3D printing: The hype, the hopes, the hurdles MARANA, Ariz. - Three-dimensional printing: hype, or hope? That's the question industry leaders sought to answer at the Techonomy conference here in the sunny greater Tucson area. A panel of experts -- Geomagic's Ping Fu, Shapeways' Peter Weijmarshausen and PARC's Stephen Hoover, with CNET's own Paul Sloan moderating -- discussed the promises, pitfalls and potential of a technology that allows almost anyone to turn a digital file into a perfect copy of a physical object, from puzzle pieces to airplane wings, in materials such as plastic, metal and rubberlike polymers. Can 3D printing change the world?
RepRapWiki edit is restricted to the sysop group (set from the "protect" tab)move is restricted to the sysop group (set from the "protect" tab)read is restricted to the sysop group (set from the "protect" tab) About | Development | Community | RepRap Machines | Resources RepRap is humanity's first general-purpose self-replicating manufacturing machine. RepRap takes the form of a free desktop 3D printer capable of printing plastic objects. Interactive Fabrication » Fabricate Yourself Fabricate Yourself is a project that documented the Tangible, Embedded and Embodied Interaction Conference. Usually we think of documentation in terms of text, photography and video, but given the tangible theme of the conference we decided to engage the community by capturing and fabricating small 3D models of attendees. This enabled us to build a tangible model of the event and fabricate it piece by piece during the conference. Attendees firstly capture their favorite pose using a Microsoft Kinect. The depth image from the Kinect is processed into a mesh and displayed onscreen in real-time. At any time they can capture the mesh and save it as an STL file.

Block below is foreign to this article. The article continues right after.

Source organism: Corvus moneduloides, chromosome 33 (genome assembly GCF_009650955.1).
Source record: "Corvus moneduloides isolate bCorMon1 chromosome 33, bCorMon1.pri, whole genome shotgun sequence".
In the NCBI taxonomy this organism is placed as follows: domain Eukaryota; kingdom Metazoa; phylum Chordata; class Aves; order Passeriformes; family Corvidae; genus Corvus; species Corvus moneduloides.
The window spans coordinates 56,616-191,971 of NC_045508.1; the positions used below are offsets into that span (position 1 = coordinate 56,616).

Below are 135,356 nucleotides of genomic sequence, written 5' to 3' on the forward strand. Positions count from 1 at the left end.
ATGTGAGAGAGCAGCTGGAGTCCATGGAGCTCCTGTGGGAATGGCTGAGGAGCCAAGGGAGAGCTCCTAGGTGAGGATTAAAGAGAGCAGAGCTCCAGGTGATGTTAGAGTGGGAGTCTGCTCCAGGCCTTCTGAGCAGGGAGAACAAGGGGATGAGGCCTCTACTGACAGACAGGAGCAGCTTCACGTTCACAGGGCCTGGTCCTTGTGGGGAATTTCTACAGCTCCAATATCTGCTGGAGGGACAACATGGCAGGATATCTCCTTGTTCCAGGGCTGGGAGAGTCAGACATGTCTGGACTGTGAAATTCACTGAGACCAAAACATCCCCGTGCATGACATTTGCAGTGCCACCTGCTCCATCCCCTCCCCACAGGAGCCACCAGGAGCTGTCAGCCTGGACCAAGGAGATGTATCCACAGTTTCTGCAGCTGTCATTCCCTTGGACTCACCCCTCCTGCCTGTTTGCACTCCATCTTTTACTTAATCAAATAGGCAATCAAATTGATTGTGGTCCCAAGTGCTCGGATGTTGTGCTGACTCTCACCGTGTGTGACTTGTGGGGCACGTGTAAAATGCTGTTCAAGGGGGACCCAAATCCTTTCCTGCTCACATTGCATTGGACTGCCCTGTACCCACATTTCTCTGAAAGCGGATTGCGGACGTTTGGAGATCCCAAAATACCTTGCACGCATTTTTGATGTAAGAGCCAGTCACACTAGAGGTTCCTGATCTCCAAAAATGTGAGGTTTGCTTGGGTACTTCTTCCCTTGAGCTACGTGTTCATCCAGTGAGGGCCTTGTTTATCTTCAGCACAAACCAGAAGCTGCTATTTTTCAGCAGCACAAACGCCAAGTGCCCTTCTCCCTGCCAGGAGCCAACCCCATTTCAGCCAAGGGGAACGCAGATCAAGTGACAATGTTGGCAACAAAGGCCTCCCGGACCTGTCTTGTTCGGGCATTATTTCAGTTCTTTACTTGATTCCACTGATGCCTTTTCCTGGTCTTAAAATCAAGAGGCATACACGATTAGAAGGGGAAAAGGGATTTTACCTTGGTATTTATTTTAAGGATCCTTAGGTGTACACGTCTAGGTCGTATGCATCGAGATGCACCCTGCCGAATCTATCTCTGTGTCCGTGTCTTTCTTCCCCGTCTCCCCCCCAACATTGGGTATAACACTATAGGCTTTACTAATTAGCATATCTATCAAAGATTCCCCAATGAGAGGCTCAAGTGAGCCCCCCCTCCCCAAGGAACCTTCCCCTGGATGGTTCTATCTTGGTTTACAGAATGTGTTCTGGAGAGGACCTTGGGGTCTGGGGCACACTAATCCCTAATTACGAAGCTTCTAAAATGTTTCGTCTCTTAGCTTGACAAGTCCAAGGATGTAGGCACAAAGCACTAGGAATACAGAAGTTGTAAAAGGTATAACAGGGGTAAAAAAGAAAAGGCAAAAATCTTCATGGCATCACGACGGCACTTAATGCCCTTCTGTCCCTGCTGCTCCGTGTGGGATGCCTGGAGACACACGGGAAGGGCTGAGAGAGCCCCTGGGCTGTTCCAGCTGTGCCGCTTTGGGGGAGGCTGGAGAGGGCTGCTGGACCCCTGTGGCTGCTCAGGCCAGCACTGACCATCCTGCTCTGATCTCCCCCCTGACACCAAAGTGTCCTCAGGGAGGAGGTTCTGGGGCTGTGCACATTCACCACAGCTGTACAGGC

Fosterbot, a Makerbot Thing-o-Matic derived 3D Printer Jun.3, 2012 John Foster, "By day I am a mechanical engineer at a fiber optics company. By night I make everything I can figure out how to make." created Fosterbot, a cute 3D printer derived from Makerbot's Thing-o-Matic. "It is better, stronger and faster", said John.
Columbia GSAPP Saturated Models 3D printed: Velcro Panel System Alistair Gill and Veronika Schmid held a Saturated Models seminar at Columbia’s Graduate School of Architecture, Planning and Preservation. During the seminar the Master’s students explored 3D printing and created 3D printed objects. i.materialise made the resulting 3D prints. This is the seventh interview with a team of participating architecture students and their project: Velcro Panel System by John Hooper & Julie Jira.
3D printing vending machine automates the invention process The popularity of 3D printing has exploded, but even as prices for the devices have fallen, not everyone is prepared or able to shell out the cash necessary start experimenting. But what if there was a 3D vending machine that made experimenting quick and easy, without the printer investment? Well, now there is. Beehive Beehive has been using 3D printing to make eyewear for a long time. Now we want you to do it too. We’re developing an online interface for you to create glasses frames with some really simple tools. We mean really simple. Even my mum can use it. Check out what’s on offer here.